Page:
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States in need not first in line for stimulus
President Obama’s stimulus bill was supposed to spend money to create jobs, but four of the top 10 recipients of per capita grant aid to date have the lowest unemployment rates in the country and nearly all are below the national average.
And some of the places receiving the most money per capita are U.S. territories whose residents don’t pay federal income taxes: American Samoas $759 per resident is more than any other U.S. state or territory. The U.S. Virgin Islands is third on the list and Puerto Rico is fifth at $529, or 30 percent more than the $407 per capita received by Michigan, the state with the highest unemployment in the nation.
Meanwhile, North Dakota, with the lowest unemployment rate in the country at 4.2 percent, compared with the nations 8.5 rate, and Wyoming, with the second-lowest unemployment, each have received $498 per resident in grant aid from the American Recovery and Reinvestment Act, according to an analysis by The Washington Times.
The recovery act was signed into law two months ago and the numbers are an early snapshot of who is benefiting the most. The grant figures come from Recovery.gov, the government’s official Web site set up to track recovery spending. The population figures are from 2008, and the unemployment data are from the Labor Department’s April report, covering through March 2009.
Vice President Joseph R. Biden Jr., whom Mr. Obama put in charge of overseeing the recovery act, said the numbers do not include unemployment benefits or funding from Temporary Assistance to Needy Families - both programs likely to help those states with the most needy.
“This biased and flawed analysis excludes many of the funds that are targeted directly at areas of high unemployment. When one looks at the Recovery Act as a whole - and not selectively, as this analysis does - it reflects a comprehensive effort to help get our economy moving again, in all parts of the country,” said Biden spokeswoman Elizabeth A. Oxhorn.
But the numbers do include early spending that was designed to help states keep public employees on the payroll, pay for education programs, help build or refurbish public housing and dozens of other categories of spending - projects designed to create or save jobs, which was a key goal of the legislation.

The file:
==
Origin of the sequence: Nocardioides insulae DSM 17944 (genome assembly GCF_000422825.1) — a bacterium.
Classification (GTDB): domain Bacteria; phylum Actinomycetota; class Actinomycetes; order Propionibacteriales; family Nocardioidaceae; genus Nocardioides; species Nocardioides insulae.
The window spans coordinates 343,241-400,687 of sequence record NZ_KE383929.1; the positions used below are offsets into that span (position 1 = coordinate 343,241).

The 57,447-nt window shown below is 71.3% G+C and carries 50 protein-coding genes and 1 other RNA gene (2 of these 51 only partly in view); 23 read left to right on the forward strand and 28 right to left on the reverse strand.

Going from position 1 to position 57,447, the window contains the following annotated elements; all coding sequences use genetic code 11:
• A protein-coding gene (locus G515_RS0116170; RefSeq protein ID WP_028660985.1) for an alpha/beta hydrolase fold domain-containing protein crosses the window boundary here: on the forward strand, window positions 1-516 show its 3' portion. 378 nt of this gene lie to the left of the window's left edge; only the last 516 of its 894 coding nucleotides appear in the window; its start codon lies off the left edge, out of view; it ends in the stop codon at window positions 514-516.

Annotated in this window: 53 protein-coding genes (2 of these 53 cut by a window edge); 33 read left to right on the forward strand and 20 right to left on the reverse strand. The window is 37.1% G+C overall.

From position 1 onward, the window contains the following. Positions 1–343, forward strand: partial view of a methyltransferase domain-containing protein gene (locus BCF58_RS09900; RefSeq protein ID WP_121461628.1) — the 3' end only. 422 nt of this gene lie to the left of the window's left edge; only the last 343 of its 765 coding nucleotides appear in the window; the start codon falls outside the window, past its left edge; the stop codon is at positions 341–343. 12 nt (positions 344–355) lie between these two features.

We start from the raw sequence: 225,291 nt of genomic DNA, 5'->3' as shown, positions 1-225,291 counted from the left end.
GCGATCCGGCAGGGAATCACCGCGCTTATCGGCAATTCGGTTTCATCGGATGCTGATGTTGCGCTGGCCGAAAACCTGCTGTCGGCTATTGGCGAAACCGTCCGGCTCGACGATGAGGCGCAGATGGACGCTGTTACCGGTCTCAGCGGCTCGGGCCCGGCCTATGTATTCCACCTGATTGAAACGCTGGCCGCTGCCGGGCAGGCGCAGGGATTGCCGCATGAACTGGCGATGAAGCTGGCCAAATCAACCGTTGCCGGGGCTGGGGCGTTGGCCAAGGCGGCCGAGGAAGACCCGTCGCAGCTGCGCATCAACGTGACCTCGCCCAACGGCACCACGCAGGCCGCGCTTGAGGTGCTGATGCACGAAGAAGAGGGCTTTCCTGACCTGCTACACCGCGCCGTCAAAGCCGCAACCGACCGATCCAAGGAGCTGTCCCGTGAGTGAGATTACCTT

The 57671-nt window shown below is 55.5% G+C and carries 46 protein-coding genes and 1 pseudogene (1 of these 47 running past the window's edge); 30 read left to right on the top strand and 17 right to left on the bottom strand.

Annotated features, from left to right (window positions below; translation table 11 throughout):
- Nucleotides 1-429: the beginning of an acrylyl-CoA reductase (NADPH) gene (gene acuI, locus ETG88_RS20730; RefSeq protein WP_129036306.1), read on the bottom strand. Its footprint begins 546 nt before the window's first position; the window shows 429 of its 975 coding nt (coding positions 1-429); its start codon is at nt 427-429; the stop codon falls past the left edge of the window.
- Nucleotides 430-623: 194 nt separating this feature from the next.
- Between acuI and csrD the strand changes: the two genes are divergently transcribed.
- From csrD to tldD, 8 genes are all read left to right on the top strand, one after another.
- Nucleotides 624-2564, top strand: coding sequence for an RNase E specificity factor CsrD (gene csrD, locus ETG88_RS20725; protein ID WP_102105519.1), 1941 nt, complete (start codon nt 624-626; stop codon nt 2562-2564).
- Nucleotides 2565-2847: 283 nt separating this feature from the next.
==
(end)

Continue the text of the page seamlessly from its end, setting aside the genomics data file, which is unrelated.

The grants so far allocated on the Recovery.gov Web site account for $118.6 billion in spending, out of the $787 billion price tag for the bill.
Of the $787 billion, $288 billion is expected to go toward tax relief, $144 billion to state and local fiscal relief, $111 billion to infrastructure and science spending, $81 billion to assistance to the needy, and the rest to health care, education and Mr. Obama’s green energy projects.
The states with the lowest per capita grant aid so far are Colorado, at $321 per resident, and Virginia, at $324 per resident.
Both were optimistic they will change those numbers as more grants are issued.
Myung Oak Kim, spokeswoman for Colorado Gov. Bill Ritter Jr.’s economic recovery team, said Colorado expects “to fare well with large competitive grants in education, the New Energy Economy, broadband and health information technology. Colorado also has many federal research labs and other facilities that should receive significant ARRA funds.”
“Governor Bill Ritter and his staff will work hard to make sure the people of Colorado get the most benefit possible from the recovery act. We and our congressional delegation will also fight to make sure Colorado gets its fair share of funds,” she said.
Gordon Hickey, a spokesman for Virginia Gov. Tim Kaine, a Democrat, said he is confident the funding will even out and said Virginia will eventually get $4.8 billion, not including extra unemployment benefits and tax cuts going to state residents.
“From our perspective, the money is either on the way or a bunch of it has been received,” Mr. Hickey said. “Things are moving along as expected, and thank goodness for the recovery act.”
© Copyright 2014 The Washington Times, LLC. Click here for reprint permission.
About the Author
Stephen Dinan can be reached at firstname.lastname@example.org.
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